What do our Olympic athlete Louis Smith, actress Emma Watson, chef Heston Blumenthal and businessman Richard Branson have in common?

All these gifted people have Attention Deficit Hyperactivity Disorder which is now one of the most common, and yet misunderstood and maligned, childhood conditions.

ADHD Richmond Support Group is joining other organisations around the world in October to change attitudes and raise better awareness.

The theme of this year’s campaign is “Women and girls with ADHD” highlighting that females aren’t diagnosed as much as boys because they tend not to present with hyperactivity which is easily spotted.

The Group’s Lead, Alastair Yates, says “ADHD is neither due to bad parenting or bad children.  Nor is it because of diet or what they watch on TV. The causes are unknown but, put simply, it’s a neuro-developmental issue which, according to the World Health Organisation, affects the brain’s neurotransmitters’ ability to transfer messages through the frontal lobes. While ADHD cannot be cured, it can be managed through prescribed medications, parenting courses and therapies”.

ADHD Richmond has organised a series of free events for the Awareness Month to educate and support concerned parents and their GPs and teachers.

* October 4th 7pm Talk on ADHD - What To Do by Dr Claire Scott, Consultant Paediatrician at Kingston hospital. Also at that meeting will be the new Children’s Councillor for Richmond, Susan Chappell.

* October 5th Post-diagnosis session for parents

* October 7th 10am Play/Meet-Up at Marble Hill Park, Twickenham

* October 10th 11am Talk on Education Law by solicitor Eva Akins, Kingston

More detail can be found on their website @ https://adhdrichmond.org where a free ADHD Handbook is also available and hard copies are being made available to doctors, schools and libraries.

What parents and teachers must do is work together to understand that children with ADHD are not lazy or defiant.

They are simply different – different in their ability to organise, concentrate, focus, inhibit, control, and direct their behaviour in response to their environment.  

They turn up late, lose their property, talk incessantly, get easily bored and are impulsive.  On a positive note, they also have incredible mental and physical energy and, with the right help and support, they can change the world!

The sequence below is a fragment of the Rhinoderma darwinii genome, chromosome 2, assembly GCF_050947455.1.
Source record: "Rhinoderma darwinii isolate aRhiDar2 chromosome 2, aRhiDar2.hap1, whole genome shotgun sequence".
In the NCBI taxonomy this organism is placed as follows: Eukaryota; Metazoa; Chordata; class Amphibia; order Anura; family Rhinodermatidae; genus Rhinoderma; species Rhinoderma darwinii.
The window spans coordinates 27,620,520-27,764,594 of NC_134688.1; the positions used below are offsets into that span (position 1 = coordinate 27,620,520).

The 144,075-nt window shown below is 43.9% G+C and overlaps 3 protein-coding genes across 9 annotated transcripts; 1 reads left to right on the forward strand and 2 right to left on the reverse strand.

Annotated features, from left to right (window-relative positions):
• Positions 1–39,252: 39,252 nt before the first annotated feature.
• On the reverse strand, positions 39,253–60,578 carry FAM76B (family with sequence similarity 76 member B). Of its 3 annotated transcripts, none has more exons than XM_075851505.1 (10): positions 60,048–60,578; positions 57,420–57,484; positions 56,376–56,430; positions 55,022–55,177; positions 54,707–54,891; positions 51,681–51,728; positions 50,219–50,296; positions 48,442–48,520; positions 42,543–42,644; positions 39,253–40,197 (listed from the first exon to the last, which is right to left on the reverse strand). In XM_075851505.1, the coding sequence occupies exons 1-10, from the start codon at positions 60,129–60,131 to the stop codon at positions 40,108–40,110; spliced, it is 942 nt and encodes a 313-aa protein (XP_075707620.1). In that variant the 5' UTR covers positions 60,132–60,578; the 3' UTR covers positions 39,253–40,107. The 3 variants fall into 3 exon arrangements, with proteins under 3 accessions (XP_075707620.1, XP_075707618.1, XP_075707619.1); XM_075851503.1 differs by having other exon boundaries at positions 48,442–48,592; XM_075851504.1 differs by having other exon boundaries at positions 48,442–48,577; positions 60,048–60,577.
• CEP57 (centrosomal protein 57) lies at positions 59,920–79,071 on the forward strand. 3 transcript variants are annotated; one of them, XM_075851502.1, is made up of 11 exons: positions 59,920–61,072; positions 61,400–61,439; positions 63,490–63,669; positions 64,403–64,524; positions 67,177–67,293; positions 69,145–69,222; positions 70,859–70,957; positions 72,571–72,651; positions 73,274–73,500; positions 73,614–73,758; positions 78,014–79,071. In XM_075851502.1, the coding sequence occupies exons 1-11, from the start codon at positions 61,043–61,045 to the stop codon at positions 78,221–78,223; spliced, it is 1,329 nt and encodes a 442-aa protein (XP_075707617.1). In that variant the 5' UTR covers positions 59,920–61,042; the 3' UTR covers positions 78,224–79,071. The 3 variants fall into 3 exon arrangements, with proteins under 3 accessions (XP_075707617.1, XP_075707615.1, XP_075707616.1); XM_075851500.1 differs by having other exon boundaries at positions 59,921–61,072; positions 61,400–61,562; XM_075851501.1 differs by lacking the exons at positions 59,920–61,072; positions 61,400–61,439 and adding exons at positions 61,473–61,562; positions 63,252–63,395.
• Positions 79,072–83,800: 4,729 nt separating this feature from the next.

The ADHD Richmond group is a voluntary group which was founded in 1995 to give support to parents and carers of children with Attention Deficit Hyperactivity Disorder and all its comorbidities.   Free seminars are held twice-monthly and open to all concerned parents or carers.    Donations can be made @ https://www.justgiving.com/crowdfunding/AdhdRichmondSupportGroup1

 The ADHD Richmond team visits schools to explain to teachers how they can make simple adjustments; they also help the two Borough’s Achieving for Children services in their ADHD practitioner training programmes, the next of which is on October 16th at the Twickenham Training Centre.

The Group also supports a parent coaching course, which is one part of the diagnosis process, called 123 Magic. The next starts on November 2nd

ADHD Richmond is followed by over 4500 people on their very popular Facebook and Twitter pages as well as a YouTube channel.



A lack of dopamine in the brain means a person is unable to control concentration or impulsiveness. They lack the ability to regulate behaviour and motivation or how to learn from mistakes. 

ADHD will almost always have a co-exiting condition like autism, dyslexia, anxiety or depression. These conditions make everyday activities highly stressful for everyone

It is important to diagnose ADHD and its co-existing conditions as early as possible. If a 5-7 year old child is displaying symptoms for at least 6 months, the first port of call is the GP. If that is not satisfactory contact The Richmond & Kingston Single Point of Access (SPA) on 020 8891 7969 (Monday – Friday, 8.00am to 6.00pm) Out of hours Tel: 020 8770 5000 who will begin the process of diagnosis leading to a consultant psychiatrist.



Jenny Cooper - ADHD Richmond Phone :07778126351 Email: jenny@adhdrichmond.org

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